ejf at welchlink.welch.jhu.edu
Tue Sep 20 01:26:45 EST 1994
Recently someone asked about the concept of immunosurveillance of cancer,
to which I replied that I didn't think the immune system could survey the
body for the development of malignancies because tumors arise from
tissues that cannot deliver costimulatory signals for the activation of
naive T cells.
This response provoked two questions:
1) What about "cross-priming"?
2) What if such tissues were infected by viruses?
Sorry I didn't answer earlier. I have been having trouble posting.
Here are my answers:
1) As small tumors grow, they tend not to shed tumor-specific antigens.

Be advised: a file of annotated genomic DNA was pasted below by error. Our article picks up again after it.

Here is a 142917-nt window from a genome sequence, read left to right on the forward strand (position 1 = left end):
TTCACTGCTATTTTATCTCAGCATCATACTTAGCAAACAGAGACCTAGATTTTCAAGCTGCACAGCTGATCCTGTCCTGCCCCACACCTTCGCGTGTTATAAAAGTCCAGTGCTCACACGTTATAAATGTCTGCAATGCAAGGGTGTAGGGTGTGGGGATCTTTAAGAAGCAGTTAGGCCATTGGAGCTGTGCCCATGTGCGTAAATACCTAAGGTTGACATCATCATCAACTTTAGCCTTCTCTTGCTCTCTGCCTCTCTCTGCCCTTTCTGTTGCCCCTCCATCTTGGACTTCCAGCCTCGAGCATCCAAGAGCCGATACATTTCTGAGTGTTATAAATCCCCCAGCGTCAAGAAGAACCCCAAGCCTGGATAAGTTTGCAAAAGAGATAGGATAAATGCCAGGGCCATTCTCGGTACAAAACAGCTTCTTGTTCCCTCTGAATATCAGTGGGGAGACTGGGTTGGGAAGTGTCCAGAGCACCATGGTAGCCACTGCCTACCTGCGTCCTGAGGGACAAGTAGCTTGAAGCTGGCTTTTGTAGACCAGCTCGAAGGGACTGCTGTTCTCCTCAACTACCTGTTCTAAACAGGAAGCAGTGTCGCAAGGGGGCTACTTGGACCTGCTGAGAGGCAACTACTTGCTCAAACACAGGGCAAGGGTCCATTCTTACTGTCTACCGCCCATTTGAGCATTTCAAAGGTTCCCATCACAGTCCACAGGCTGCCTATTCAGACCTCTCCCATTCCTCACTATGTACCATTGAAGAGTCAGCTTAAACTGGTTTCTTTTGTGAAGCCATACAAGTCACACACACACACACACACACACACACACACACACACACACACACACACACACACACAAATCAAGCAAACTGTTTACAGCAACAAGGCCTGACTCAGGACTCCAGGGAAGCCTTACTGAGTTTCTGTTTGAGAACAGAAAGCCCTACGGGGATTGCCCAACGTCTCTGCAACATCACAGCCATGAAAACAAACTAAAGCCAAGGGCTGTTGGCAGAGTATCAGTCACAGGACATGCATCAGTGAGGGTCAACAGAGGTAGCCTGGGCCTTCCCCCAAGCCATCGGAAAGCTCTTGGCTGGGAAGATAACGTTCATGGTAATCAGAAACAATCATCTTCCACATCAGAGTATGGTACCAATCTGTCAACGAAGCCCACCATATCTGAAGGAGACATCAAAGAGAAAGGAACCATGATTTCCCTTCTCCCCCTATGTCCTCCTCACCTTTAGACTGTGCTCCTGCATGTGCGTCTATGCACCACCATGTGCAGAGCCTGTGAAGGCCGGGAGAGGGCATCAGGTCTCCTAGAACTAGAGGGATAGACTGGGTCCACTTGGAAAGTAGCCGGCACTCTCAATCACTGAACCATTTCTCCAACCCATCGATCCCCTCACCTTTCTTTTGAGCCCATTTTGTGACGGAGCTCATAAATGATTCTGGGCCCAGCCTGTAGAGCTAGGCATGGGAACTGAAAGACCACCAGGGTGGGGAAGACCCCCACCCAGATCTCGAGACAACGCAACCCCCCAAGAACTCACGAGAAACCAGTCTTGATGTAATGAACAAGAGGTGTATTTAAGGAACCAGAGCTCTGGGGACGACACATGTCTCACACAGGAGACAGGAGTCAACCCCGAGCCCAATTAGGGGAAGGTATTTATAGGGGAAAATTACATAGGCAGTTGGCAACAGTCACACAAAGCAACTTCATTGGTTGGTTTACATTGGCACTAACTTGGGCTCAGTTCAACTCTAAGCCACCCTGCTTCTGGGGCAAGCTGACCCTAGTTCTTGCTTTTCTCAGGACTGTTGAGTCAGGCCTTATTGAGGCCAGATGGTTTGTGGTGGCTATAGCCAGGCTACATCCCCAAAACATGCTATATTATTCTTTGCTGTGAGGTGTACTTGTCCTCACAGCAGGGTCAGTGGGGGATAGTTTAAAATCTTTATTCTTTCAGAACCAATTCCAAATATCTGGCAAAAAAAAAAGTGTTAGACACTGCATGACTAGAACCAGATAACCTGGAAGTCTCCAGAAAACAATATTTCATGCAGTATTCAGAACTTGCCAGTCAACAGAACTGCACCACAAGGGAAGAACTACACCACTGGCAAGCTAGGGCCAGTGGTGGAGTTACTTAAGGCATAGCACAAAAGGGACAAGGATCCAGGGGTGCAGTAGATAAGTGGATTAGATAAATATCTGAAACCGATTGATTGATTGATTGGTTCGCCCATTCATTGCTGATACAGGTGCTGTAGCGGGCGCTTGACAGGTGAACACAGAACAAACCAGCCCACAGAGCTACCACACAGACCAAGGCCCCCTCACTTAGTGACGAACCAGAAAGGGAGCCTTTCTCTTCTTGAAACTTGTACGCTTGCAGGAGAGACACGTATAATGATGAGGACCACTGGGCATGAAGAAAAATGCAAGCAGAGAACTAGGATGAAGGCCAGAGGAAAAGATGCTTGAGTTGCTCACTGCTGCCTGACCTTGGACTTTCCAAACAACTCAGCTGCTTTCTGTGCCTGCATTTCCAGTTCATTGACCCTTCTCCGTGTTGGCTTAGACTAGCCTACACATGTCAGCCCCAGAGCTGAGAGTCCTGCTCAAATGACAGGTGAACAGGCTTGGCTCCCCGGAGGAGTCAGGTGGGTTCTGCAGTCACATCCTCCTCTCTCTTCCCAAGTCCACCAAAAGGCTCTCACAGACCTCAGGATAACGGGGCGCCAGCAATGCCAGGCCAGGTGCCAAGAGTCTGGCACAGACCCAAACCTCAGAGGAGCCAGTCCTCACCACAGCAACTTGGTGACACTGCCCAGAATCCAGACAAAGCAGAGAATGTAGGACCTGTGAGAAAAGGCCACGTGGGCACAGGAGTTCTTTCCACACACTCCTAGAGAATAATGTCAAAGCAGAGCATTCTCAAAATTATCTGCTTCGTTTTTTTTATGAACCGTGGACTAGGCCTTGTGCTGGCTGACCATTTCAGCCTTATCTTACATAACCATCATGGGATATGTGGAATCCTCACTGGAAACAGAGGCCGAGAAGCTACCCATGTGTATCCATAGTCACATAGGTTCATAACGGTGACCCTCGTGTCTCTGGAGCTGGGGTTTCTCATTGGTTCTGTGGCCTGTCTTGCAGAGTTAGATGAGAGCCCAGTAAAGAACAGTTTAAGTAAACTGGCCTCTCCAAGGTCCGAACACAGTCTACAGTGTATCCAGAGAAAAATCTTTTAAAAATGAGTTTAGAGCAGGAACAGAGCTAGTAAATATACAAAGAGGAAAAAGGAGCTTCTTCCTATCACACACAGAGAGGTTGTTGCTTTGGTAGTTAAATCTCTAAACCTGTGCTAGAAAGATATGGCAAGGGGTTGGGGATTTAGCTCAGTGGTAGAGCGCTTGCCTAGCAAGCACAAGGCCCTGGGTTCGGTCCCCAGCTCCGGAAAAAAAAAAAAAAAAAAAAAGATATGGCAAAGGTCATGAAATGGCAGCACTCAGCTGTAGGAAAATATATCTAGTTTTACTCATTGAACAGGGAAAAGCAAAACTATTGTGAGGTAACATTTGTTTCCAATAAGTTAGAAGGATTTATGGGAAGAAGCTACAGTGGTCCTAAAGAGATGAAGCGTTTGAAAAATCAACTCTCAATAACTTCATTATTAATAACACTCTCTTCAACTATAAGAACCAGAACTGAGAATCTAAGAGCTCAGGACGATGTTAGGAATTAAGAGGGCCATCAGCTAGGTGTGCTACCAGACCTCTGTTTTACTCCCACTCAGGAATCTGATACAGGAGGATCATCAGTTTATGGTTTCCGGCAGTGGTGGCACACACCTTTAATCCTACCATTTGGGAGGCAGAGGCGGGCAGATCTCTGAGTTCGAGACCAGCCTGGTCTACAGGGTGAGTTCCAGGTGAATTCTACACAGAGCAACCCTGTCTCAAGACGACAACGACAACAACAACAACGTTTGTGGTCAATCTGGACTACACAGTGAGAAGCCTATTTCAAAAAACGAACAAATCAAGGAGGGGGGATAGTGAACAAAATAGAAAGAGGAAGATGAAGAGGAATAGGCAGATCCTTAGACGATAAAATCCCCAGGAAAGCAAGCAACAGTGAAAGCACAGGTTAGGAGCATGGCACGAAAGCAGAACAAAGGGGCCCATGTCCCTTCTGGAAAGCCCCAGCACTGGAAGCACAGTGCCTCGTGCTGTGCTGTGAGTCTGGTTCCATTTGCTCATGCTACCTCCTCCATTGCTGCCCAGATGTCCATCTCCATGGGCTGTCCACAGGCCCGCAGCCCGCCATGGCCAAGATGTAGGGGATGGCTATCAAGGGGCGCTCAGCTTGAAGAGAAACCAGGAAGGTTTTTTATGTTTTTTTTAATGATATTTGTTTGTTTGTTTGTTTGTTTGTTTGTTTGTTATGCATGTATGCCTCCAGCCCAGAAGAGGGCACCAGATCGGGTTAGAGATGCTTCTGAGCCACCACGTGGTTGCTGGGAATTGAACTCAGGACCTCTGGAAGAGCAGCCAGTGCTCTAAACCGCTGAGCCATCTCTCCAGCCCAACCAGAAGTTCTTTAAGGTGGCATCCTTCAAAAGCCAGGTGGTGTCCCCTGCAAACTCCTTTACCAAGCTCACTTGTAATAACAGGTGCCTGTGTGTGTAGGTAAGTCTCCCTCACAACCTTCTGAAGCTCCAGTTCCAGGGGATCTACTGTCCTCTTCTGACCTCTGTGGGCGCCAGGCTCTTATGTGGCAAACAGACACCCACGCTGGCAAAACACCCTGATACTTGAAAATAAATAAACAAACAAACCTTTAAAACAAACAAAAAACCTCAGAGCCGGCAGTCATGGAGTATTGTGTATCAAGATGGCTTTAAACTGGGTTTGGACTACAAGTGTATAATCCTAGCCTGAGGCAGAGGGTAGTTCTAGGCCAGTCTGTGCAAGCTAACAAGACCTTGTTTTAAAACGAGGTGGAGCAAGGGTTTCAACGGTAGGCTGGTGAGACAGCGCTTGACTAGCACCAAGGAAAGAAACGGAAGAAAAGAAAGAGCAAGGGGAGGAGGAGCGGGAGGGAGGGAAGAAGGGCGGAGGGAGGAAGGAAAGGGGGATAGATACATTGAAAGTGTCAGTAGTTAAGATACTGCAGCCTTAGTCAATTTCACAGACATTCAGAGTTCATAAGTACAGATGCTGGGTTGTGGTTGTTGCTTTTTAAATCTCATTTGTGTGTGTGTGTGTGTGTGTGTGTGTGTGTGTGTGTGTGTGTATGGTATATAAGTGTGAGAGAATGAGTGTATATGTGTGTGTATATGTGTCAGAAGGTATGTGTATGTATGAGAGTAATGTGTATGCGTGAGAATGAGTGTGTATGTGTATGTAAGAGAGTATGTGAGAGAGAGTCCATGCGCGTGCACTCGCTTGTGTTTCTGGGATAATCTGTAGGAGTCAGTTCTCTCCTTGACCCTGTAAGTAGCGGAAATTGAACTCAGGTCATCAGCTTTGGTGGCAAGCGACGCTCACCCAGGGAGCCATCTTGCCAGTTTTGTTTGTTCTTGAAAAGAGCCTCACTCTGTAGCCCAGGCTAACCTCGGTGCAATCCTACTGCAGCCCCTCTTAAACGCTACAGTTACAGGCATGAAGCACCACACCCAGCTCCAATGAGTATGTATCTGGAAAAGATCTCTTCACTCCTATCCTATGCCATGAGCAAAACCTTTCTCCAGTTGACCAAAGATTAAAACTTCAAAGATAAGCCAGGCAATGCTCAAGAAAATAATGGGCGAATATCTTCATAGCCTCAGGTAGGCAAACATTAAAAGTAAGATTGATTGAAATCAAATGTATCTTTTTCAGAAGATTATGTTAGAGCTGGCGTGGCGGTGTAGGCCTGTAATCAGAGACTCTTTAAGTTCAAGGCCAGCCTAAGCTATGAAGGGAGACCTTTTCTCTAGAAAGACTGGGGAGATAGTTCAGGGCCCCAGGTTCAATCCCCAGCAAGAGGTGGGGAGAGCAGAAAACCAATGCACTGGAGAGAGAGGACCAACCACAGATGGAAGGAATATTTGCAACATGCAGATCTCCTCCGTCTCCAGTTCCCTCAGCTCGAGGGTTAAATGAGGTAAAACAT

If they do, they do so in small amounts, and the cells that are best
suited to picking up low concentrations of antigen are antigen-specific B
cells, which are also tolerogenic APCs for naive T cells. By the time a
tumor has outgrown its blood supply, it has already tolerized all tumor
antigen-specific T cells and so there is no cross-priming.
2) I believe that a virus that infects a non-professional APC and does
not cause any tissue destruction will either go undetected by the immune
system or render it tolerant. Only those viruses that cause destruction
will allow "professional" APCs to pick up viral antigens to incite an
immune response. This is a good mechanism by which the body can pick up
useful genes without the immune system trying to eliminate them.
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